Introduction to Kymlicka, Multicultural
In the Winter, 1998 semester, the first section of Sociology 304
will be based on the book, Will Kymlicka, Multicultural Citizenship:
A Liberal Theory of Minority Rights (Clarendon Press, Oxford,
Kymlicka in Multicultural Citizenship focuses on
both theory and on a contemporary problem - that of multiculturalism
and group rights.
Kymlicka's analysis is rooted in contemporary social analysis
in that it examines the ethnic and racial diversity of
societies, and the increasing connection among these societies
(with modern forms of transportation and communication). These
increased connections have raised the issues of identity and
rights to the forefront in social movements, individual experiences,
and in public policy. His analysis is theoretical in that he considers
the nature of the individual and of culture; the meaning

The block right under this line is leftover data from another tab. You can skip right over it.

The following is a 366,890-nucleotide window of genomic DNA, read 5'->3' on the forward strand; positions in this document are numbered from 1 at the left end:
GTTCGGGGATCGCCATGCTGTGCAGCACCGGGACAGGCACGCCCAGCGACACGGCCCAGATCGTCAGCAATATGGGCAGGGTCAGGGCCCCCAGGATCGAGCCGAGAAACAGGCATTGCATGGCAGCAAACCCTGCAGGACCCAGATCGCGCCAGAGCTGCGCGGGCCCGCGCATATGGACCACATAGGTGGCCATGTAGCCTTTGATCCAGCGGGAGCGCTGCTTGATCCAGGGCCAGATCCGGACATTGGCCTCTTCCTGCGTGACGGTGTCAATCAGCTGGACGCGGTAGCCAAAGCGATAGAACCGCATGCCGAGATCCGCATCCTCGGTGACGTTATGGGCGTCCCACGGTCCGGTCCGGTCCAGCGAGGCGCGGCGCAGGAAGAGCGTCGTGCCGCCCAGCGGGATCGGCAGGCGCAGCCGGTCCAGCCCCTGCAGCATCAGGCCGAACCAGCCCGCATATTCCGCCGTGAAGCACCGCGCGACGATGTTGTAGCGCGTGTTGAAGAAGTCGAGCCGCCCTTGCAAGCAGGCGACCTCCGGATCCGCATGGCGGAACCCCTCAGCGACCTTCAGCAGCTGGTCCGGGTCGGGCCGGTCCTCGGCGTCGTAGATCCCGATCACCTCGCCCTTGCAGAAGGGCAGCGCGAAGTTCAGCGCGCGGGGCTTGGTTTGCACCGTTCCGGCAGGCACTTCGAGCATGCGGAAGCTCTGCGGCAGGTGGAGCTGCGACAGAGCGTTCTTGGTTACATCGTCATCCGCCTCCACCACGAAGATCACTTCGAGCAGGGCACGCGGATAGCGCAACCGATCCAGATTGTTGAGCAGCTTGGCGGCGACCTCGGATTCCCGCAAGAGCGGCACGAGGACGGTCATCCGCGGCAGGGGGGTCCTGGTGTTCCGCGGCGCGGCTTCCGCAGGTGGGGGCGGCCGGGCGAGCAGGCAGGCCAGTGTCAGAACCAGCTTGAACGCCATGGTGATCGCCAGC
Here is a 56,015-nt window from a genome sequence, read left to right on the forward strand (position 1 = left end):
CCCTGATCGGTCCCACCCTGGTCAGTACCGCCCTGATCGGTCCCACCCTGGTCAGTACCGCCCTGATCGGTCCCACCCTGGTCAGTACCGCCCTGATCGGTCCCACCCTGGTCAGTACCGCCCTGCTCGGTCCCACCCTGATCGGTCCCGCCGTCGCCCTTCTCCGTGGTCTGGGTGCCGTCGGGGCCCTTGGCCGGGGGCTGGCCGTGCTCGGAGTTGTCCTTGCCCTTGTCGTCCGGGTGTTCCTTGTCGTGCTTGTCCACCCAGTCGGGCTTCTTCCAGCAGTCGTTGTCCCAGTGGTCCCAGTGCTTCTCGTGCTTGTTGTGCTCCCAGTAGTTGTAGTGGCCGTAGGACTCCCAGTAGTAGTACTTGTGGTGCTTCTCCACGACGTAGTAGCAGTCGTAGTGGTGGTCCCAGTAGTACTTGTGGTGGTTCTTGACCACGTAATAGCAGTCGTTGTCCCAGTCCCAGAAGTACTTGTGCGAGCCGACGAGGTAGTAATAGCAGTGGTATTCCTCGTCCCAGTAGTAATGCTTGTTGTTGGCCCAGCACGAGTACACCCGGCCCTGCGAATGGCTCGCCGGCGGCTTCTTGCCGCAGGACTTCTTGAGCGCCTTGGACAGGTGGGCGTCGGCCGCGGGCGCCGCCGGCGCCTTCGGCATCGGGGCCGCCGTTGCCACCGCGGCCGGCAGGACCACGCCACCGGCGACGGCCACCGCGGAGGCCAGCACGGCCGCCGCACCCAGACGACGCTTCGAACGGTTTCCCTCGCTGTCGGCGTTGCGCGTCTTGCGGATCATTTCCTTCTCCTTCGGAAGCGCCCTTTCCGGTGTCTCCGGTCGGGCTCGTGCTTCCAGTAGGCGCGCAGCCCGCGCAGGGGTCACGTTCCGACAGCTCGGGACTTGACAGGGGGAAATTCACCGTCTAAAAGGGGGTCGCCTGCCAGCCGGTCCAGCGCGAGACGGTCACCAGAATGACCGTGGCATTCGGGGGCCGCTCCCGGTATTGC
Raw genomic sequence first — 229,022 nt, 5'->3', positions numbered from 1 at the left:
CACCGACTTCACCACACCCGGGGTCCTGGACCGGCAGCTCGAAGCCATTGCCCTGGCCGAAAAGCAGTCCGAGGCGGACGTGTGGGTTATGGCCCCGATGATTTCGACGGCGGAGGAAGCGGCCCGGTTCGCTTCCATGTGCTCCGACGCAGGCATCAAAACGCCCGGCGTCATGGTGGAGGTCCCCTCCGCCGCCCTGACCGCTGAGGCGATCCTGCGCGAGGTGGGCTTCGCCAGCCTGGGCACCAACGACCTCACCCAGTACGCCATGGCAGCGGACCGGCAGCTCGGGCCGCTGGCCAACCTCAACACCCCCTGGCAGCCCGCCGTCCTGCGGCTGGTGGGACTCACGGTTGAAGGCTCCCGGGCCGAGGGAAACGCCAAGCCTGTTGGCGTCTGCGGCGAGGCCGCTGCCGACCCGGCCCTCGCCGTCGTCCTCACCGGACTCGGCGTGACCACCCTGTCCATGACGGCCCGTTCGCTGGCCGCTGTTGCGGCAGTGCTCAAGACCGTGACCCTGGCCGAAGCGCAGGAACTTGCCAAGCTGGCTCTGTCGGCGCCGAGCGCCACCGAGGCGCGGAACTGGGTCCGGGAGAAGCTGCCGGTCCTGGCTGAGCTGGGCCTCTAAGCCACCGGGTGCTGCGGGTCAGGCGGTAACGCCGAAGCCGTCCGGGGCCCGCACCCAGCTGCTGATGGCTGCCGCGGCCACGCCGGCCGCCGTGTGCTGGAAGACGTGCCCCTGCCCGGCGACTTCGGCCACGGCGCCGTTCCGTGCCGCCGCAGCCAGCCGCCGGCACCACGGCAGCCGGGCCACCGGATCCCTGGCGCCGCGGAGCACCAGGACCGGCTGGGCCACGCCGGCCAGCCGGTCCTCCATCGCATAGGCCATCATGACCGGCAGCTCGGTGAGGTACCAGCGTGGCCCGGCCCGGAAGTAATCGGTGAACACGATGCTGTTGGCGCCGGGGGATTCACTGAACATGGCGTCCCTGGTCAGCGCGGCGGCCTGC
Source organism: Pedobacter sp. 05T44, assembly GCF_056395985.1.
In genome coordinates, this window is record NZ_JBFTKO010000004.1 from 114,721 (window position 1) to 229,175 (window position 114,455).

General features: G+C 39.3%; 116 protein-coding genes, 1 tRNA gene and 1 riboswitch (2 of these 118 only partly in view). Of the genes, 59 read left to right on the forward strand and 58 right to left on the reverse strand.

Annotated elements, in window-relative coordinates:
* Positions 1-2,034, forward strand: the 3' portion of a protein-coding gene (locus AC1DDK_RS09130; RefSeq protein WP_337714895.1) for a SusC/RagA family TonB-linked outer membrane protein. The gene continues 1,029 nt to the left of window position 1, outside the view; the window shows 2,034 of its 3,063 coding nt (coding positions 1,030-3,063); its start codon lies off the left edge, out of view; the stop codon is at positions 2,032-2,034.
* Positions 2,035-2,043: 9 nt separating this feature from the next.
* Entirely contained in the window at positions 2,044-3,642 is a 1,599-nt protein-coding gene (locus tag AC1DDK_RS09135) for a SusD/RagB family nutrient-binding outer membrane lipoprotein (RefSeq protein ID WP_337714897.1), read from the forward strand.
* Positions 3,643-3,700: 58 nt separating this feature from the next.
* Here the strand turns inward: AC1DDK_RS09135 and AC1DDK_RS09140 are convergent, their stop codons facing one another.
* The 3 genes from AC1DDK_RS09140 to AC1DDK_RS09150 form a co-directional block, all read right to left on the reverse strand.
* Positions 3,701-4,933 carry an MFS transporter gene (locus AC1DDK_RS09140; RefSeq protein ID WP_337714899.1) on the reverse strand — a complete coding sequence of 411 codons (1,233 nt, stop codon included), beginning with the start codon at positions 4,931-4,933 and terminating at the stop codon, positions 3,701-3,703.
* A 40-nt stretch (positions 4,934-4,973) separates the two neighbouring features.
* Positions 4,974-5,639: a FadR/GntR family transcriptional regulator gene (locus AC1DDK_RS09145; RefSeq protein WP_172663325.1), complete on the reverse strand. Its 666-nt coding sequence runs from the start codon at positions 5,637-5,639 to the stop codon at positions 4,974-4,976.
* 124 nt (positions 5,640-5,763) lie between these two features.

of freedom, liberty, the good life; the connection between the
individual and culture, groups and society; and the nature of
society as a whole (see pp. 80-81). He sets this analysis in the
liberal tradition, one that is more clearly political
than sociological. At the same time, much of sociological analysis
can be considered to have emerged out of the liberal tradition,
either positively (Durkheim, Weber, Parsons) or in reaction to
some of the problems associated with liberalism (Marx). Kymlicka
develops an analysis that leads to policy implications
and to implications for the way that we look at ourselves and
others, and how we as individuals, and in groups and in society,
relate to each other. In societies that will be increasingly
diverse in terms of ethnicity in the next century, these are